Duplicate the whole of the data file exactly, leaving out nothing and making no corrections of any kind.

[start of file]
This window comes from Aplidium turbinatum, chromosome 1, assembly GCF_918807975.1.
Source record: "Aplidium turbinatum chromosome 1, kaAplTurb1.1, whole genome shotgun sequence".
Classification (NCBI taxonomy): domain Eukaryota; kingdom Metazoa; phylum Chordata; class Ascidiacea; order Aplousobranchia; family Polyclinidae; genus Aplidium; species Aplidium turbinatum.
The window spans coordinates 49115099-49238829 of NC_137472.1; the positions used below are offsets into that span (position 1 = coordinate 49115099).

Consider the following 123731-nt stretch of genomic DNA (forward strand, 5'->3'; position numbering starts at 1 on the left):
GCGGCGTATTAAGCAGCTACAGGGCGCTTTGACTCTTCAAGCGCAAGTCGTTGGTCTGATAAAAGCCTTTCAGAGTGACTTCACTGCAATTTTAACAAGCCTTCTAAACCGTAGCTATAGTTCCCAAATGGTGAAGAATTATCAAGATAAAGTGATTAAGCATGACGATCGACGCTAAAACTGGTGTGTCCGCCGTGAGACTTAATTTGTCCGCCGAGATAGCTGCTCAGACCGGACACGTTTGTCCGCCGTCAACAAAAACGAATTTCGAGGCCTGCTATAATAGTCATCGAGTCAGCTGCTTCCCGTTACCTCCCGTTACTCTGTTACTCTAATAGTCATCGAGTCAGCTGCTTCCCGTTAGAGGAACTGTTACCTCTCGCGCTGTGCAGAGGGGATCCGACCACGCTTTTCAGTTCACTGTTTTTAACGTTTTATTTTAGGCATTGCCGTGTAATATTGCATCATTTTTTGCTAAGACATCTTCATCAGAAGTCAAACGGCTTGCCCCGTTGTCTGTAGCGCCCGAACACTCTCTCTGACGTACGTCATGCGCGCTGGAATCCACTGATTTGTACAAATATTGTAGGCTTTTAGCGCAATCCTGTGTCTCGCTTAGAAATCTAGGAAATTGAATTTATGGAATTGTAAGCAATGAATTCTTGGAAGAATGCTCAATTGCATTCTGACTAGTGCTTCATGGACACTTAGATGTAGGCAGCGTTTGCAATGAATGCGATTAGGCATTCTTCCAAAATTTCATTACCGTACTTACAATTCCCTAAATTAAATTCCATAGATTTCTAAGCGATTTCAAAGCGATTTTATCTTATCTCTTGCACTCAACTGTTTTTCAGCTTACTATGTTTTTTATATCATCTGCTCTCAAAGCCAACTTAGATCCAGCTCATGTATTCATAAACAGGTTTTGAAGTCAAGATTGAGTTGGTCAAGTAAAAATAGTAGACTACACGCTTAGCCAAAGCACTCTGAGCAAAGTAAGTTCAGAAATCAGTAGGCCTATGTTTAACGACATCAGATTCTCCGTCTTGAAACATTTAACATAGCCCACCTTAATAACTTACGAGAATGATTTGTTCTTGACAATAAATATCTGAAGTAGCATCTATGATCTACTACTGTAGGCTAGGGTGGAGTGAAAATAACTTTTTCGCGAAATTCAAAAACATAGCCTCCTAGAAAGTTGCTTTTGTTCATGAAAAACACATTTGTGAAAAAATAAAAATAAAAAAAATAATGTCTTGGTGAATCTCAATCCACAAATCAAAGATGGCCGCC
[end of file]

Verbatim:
This window comes from Aplidium turbinatum, chromosome 1, assembly GCF_918807975.1.
Source record: "Aplidium turbinatum chromosome 1, kaAplTurb1.1, whole genome shotgun sequence".
Classification (NCBI taxonomy): domain Eukaryota; kingdom Metazoa; phylum Chordata; class Ascidiacea; order Aplousobranchia; family Polyclinidae; genus Aplidium; species Aplidium turbinatum.
The window spans coordinates 49115099-49238829 of NC_137472.1; the positions used below are offsets into that span (position 1 = coordinate 49115099).

Consider the following 123731-nt stretch of genomic DNA (forward strand, 5'->3'; position numbering starts at 1 on the left):
GCGGCGTATTAAGCAGCTACAGGGCGCTTTGACTCTTCAAGCGCAAGTCGTTGGTCTGATAAAAGCCTTTCAGAGTGACTTCACTGCAATTTTAACAAGCCTTCTAAACCGTAGCTATAGTTCCCAAATGGTGAAGAATTATCAAGATAAAGTGATTAAGCATGACGATCGACGCTAAAACTGGTGTGTCCGCCGTGAGACTTAATTTGTCCGCCGAGATAGCTGCTCAGACCGGACACGTTTGTCCGCCGTCAACAAAAACGAATTTCGAGGCCTGCTATAATAGTCATCGAGTCAGCTGCTTCCCGTTACCTCCCGTTACTCTGTTACTCTAATAGTCATCGAGTCAGCTGCTTCCCGTTAGAGGAACTGTTACCTCTCGCGCTGTGCAGAGGGGATCCGACCACGCTTTTCAGTTCACTGTTTTTAACGTTTTATTTTAGGCATTGCCGTGTAATATTGCATCATTTTTTGCTAAGACATCTTCATCAGAAGTCAAACGGCTTGCCCCGTTGTCTGTAGCGCCCGAACACTCTCTCTGACGTACGTCATGCGCGCTGGAATCCACTGATTTGTACAAATATTGTAGGCTTTTAGCGCAATCCTGTGTCTCGCTTAGAAATCTAGGAAATTGAATTTATGGAATTGTAAGCAATGAATTCTTGGAAGAATGCTCAATTGCATTCTGACTAGTGCTTCATGGACACTTAGATGTAGGCAGCGTTTGCAATGAATGCGATTAGGCATTCTTCCAAAATTTCATTACCGTACTTACAATTCCCTAAATTAAATTCCATAGATTTCTAAGCGATTTCAAAGCGATTTTATCTTATCTCTTGCACTCAACTGTTTTTCAGCTTACTATGTTTTTTATATCATCTGCTCTCAAAGCCAACTTAGATCCAGCTCATGTATTCATAAACAGGTTTTGAAGTCAAGATTGAGTTGGTCAAGTAAAAATAGTAGACTACACGCTTAGCCAAAGCACTCTGAGCAAAGTAAGTTCAGAAATCAGTAGGCCTATGTTTAACGACATCAGATTCTCCGTCTTGAAACATTTAACATAGCCCACCTTAATAACTTACGAGAATGATTTGTTCTTGACAATAAATATCTGAAGTAGCATCTATGATCTACTACTGTAGGCTAGGGTGGAGTGAAAATAACTTTTTCGCGAAATTCAAAAACATAGCCTCCTAGAAAGTTGCTTTTGTTCATGAAAAACACATTTGTGAAAAAATAAAAATAAAAAAAATAATGTCTTGGTGAATCTCAATCCACAAATCAAAGATGGCCGCC